Didi Set to Launch a Self-driving ‘Robo Taxi’
COVID-19 and China
Intelligence vehicle. Image credit: Didi website.

Pitched as a means of better meeting increasing demand, this autonomous fleet service will be a complement to the current ride-hailing service, which means that the autonomous and human-driven vehicles are going to co-exist in the ecosystem where Didi is by far the dominant player.

Founded in 2012, Didi has expanded into Australia and Mexico and has plans to roll out in Costa Rica. It has 550 million users after buying Uber China in 2016. “We are going to launch a robo-taxi service in Shanghai very soon," Tiger Qie, Didi's Vice President and the Chief Technology Officer of its ride-sharing unit, said onstage at CNBC's East Tech West event in Guangzhou, China. "The users will be able to just hail self-driving vehicles through the Didi app."

DiDi split its autonomous driving unit into a separate company earlier this year. With R&D centers in the US and China, DiDi has seen 200 staff join the autonomous driving department since it launched.

Currently, there are several standards to measure levels of vehicle automation. According to the SAE, there are six levels from Level 0, no automation, to Level 5, full automation, based on the execution of steering and acceleration/deceleration, monitoring of the driving environment, the fallback performance of dynamic driving tasks and system capability.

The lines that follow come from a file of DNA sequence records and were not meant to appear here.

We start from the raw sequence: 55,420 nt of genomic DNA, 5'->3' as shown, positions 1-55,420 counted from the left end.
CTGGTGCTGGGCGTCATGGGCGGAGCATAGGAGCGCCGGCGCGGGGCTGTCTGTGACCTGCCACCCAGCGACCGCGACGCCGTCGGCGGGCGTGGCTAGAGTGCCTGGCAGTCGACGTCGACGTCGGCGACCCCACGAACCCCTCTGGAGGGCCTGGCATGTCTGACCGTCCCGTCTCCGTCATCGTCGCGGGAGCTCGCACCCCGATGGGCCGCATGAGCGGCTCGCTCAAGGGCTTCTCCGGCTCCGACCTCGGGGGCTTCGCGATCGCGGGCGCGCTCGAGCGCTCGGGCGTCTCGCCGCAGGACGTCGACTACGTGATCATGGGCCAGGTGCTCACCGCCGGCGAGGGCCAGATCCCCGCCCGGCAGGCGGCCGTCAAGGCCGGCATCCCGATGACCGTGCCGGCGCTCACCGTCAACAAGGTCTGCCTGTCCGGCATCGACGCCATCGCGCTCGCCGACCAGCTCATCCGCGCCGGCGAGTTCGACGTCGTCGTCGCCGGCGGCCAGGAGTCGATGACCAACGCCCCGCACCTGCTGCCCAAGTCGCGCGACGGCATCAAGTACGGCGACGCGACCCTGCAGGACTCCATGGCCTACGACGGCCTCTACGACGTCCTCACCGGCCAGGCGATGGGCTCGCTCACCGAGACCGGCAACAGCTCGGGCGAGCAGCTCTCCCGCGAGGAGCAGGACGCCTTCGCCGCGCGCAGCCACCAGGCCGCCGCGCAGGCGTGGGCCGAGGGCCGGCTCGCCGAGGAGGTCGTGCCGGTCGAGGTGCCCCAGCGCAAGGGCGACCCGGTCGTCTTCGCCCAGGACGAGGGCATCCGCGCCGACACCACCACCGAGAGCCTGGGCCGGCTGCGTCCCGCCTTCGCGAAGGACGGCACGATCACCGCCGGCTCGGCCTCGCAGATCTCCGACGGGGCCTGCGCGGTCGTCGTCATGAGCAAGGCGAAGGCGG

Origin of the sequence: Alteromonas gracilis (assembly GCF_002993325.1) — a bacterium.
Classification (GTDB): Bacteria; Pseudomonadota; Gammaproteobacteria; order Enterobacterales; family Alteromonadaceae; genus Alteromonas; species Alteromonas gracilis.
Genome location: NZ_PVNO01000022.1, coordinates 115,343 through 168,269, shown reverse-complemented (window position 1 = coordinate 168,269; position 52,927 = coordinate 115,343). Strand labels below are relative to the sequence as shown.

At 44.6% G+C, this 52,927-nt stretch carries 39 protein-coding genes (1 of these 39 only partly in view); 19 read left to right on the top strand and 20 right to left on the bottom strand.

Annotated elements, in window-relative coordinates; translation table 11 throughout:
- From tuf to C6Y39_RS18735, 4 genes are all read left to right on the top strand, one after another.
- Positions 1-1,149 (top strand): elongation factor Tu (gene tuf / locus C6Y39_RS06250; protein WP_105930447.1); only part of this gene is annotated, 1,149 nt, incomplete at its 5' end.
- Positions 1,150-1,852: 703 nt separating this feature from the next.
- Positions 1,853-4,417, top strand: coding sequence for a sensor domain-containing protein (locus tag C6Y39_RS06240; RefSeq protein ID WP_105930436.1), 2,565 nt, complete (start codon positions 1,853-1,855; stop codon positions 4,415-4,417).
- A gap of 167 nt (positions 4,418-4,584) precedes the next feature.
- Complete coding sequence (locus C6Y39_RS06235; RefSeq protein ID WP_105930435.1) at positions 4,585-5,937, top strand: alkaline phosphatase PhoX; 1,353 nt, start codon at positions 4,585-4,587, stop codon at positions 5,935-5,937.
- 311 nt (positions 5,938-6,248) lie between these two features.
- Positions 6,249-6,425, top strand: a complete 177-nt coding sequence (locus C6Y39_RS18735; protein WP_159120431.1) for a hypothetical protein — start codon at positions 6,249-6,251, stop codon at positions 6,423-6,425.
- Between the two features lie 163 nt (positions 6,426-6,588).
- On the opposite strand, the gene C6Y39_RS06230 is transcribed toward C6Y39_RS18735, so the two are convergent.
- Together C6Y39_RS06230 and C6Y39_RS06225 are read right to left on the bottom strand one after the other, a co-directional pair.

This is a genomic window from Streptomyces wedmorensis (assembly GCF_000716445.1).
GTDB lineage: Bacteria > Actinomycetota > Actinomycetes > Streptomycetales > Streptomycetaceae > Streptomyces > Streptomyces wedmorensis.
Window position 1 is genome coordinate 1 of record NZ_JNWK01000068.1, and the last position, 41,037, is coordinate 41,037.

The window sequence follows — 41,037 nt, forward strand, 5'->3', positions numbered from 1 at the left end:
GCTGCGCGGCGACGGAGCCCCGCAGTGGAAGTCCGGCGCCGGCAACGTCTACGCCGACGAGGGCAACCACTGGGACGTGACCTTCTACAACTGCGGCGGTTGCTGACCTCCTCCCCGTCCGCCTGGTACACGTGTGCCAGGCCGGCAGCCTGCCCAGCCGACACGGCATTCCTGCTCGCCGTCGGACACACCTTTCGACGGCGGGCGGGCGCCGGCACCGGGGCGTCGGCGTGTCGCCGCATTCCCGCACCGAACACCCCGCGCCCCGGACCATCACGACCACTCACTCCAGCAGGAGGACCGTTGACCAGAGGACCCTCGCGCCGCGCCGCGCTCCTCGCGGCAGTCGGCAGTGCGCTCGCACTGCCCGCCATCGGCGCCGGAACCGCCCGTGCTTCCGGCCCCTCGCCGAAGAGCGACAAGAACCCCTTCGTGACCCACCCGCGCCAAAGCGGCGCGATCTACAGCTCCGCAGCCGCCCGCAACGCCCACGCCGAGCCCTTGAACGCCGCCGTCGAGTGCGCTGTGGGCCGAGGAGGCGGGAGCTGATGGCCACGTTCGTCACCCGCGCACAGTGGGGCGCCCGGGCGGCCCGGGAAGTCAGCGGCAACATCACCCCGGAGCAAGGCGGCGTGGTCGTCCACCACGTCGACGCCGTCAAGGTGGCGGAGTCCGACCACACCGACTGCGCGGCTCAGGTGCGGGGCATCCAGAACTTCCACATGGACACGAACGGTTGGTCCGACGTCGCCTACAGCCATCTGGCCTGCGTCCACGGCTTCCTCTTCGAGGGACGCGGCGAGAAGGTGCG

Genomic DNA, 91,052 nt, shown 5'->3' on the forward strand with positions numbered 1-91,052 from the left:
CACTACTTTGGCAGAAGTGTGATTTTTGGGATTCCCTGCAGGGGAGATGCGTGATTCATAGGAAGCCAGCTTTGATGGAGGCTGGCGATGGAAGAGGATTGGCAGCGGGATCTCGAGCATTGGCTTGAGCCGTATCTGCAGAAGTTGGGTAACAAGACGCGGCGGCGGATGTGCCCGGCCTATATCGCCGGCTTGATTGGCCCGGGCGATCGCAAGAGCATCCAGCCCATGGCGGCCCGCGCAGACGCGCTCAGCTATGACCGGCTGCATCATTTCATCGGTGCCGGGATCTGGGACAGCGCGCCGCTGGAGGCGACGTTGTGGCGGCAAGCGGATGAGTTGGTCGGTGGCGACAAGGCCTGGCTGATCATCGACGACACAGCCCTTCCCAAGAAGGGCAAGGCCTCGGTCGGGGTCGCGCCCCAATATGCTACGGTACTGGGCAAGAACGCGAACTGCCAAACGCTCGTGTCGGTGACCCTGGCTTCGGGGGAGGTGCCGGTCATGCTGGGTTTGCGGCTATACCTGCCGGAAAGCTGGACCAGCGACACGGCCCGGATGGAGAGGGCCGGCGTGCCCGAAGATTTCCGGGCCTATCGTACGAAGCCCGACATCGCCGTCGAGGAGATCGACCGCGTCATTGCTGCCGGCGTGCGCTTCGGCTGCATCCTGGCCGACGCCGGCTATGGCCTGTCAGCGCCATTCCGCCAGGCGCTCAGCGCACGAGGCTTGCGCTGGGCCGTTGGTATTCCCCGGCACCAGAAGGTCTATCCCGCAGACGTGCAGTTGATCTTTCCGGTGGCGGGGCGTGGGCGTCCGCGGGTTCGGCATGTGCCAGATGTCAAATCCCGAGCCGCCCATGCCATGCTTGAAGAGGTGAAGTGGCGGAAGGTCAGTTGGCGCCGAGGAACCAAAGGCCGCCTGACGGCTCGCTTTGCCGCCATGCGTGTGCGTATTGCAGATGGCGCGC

While traditional automotive suppliers such as Moblieye seem to have competitive advantages in L3, tech firms are keeping their eyes on L4 and L5, such as Waymo, the self-driving car subsidiary of Google parent company Alphabet. 

Recently, Bosch, a company with a consolidated revenue of more than EUR 78 billion, made the single-largest investment in its history. Bosch is pouring 1 billion euros into a new plant in eastern Germany, to bolster its growing automotive electronics business and respond to autonomous vehicle demands. According to Strategy Analytics, Bosch is the sixth-largest supplier in the USD 38 billion automotive semiconductor market, its portfolio includes MEMS sensory chips which are also used in smartphones and wearables.

According to Strategy Analytics, the autonomous driving technology will enable a new Passenger Economy worth an estimated USD 7 trillion by 2050. 

Such a comprehensive project has to be backed by central and local governments. Chinese regulators are paying increasing attention to autonomous driving-related businesses. There are stricter regulations and laws for road tests though. 

"Self-driving cars still have a long way to go before becoming a common feature on the roads," said President Feng Xingya of Guangzhou Automobile Group.

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